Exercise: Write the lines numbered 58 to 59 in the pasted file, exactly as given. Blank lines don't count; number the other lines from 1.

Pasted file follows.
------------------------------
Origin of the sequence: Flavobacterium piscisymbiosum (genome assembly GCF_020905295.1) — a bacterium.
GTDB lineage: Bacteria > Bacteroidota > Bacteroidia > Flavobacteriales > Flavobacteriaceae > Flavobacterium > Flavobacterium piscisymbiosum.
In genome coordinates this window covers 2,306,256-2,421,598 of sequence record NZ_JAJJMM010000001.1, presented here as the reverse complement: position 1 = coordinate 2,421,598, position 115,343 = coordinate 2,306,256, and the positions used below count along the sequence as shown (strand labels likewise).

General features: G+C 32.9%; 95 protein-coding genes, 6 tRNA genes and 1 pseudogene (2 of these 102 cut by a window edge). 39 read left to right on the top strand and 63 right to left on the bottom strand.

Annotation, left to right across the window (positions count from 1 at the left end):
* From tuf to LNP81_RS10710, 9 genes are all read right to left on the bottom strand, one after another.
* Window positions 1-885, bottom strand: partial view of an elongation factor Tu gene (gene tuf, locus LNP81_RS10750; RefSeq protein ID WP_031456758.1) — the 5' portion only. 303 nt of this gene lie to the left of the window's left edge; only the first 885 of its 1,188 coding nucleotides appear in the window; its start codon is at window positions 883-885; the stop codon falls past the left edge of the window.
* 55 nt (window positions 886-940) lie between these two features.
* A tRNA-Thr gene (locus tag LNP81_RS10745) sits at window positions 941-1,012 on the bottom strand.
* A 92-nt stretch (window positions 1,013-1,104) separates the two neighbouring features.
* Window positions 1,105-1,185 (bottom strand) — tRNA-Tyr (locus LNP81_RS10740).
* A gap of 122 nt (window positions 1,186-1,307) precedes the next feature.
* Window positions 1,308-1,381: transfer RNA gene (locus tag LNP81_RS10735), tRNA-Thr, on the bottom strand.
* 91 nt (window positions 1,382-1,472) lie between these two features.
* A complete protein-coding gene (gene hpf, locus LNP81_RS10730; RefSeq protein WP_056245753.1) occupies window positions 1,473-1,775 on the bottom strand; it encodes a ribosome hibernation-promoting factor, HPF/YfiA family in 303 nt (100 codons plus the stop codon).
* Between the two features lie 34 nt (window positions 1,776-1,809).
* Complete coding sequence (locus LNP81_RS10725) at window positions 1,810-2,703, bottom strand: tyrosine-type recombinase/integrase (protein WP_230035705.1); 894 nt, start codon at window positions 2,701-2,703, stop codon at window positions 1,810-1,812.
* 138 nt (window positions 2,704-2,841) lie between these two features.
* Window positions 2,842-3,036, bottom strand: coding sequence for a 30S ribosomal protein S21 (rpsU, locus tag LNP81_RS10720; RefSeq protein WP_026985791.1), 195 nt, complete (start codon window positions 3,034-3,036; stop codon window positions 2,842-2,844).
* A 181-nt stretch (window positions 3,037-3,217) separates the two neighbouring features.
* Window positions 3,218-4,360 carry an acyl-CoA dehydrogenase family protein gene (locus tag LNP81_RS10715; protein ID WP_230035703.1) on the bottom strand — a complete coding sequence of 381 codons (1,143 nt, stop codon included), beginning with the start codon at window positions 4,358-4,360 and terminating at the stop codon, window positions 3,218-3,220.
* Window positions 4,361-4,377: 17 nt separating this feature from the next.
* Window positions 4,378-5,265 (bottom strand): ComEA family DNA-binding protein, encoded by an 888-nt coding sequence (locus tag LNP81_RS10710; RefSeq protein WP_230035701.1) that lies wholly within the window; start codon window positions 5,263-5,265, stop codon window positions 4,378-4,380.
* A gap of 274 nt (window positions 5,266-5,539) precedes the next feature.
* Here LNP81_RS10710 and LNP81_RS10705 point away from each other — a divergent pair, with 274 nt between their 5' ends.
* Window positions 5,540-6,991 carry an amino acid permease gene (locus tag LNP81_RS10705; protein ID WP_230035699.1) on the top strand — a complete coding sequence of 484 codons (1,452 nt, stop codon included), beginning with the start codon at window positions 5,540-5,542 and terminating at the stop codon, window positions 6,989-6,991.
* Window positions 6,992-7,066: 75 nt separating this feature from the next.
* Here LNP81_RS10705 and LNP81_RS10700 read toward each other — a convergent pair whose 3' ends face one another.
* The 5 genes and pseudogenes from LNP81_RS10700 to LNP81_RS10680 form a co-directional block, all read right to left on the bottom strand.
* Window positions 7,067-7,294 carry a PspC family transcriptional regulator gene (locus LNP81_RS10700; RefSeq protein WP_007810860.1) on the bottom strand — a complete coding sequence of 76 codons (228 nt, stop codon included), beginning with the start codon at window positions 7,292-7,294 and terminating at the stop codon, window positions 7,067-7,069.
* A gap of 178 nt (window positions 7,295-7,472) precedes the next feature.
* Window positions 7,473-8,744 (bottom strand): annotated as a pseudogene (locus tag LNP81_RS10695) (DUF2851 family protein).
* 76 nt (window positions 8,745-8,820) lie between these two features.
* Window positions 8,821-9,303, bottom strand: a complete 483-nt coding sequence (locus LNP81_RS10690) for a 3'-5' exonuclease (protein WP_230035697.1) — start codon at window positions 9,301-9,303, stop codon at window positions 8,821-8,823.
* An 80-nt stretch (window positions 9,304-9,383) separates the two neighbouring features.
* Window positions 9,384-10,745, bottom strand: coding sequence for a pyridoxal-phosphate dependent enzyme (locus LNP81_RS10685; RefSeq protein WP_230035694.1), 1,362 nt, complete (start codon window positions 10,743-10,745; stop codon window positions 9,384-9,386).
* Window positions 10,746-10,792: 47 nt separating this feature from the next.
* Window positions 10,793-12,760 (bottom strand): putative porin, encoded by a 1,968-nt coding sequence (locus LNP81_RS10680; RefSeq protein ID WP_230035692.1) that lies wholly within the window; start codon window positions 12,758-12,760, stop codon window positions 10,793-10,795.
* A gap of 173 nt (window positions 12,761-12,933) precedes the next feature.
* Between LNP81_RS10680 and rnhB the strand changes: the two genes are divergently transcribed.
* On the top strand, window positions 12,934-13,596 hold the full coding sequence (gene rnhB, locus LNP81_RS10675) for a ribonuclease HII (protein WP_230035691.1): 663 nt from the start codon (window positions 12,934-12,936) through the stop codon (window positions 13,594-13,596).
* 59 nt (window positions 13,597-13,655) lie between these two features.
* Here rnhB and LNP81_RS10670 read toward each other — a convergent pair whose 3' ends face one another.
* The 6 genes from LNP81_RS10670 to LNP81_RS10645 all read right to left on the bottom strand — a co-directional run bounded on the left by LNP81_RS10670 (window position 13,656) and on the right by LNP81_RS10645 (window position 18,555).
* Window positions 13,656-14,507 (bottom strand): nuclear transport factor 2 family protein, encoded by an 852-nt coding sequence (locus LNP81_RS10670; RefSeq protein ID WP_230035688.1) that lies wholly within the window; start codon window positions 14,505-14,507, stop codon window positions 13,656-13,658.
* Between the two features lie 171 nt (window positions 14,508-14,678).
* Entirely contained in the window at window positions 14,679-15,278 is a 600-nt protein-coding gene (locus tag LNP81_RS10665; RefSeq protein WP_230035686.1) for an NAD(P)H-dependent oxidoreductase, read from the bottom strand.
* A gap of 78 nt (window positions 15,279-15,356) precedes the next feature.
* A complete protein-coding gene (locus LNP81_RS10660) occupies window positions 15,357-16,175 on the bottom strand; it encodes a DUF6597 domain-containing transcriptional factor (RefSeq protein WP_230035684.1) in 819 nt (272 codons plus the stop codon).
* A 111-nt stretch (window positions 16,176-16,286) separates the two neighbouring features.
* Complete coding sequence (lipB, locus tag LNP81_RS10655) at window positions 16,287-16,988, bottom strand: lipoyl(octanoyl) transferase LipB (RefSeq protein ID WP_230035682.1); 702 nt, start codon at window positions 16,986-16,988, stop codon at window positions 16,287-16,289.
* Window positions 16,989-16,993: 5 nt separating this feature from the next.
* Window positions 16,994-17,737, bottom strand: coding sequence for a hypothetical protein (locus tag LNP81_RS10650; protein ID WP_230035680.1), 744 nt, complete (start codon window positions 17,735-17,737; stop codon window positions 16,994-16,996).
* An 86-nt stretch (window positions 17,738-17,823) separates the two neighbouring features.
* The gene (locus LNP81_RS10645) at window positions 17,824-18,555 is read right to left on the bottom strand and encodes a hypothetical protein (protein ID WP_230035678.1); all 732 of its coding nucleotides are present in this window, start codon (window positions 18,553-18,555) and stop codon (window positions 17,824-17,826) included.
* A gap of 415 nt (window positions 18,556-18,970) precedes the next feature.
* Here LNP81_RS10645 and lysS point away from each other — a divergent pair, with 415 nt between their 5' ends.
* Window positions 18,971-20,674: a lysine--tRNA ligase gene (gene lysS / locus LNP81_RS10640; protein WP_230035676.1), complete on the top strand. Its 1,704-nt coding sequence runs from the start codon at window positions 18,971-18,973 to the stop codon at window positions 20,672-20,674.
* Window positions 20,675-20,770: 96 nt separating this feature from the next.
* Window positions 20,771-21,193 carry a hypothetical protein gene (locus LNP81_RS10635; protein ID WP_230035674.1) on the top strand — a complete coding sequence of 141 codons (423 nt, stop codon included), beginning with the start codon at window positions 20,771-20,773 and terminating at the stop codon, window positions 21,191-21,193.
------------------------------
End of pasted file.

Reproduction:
* Window positions 18,971-20,674: a lysine--tRNA ligase gene (gene lysS / locus LNP81_RS10640; protein WP_230035676.1), complete on the top strand. Its 1,704-nt coding sequence runs from the start codon at window positions 18,971-18,973 to the stop codon at window positions 20,672-20,674.
* Window positions 20,675-20,770: 96 nt separating this feature from the next.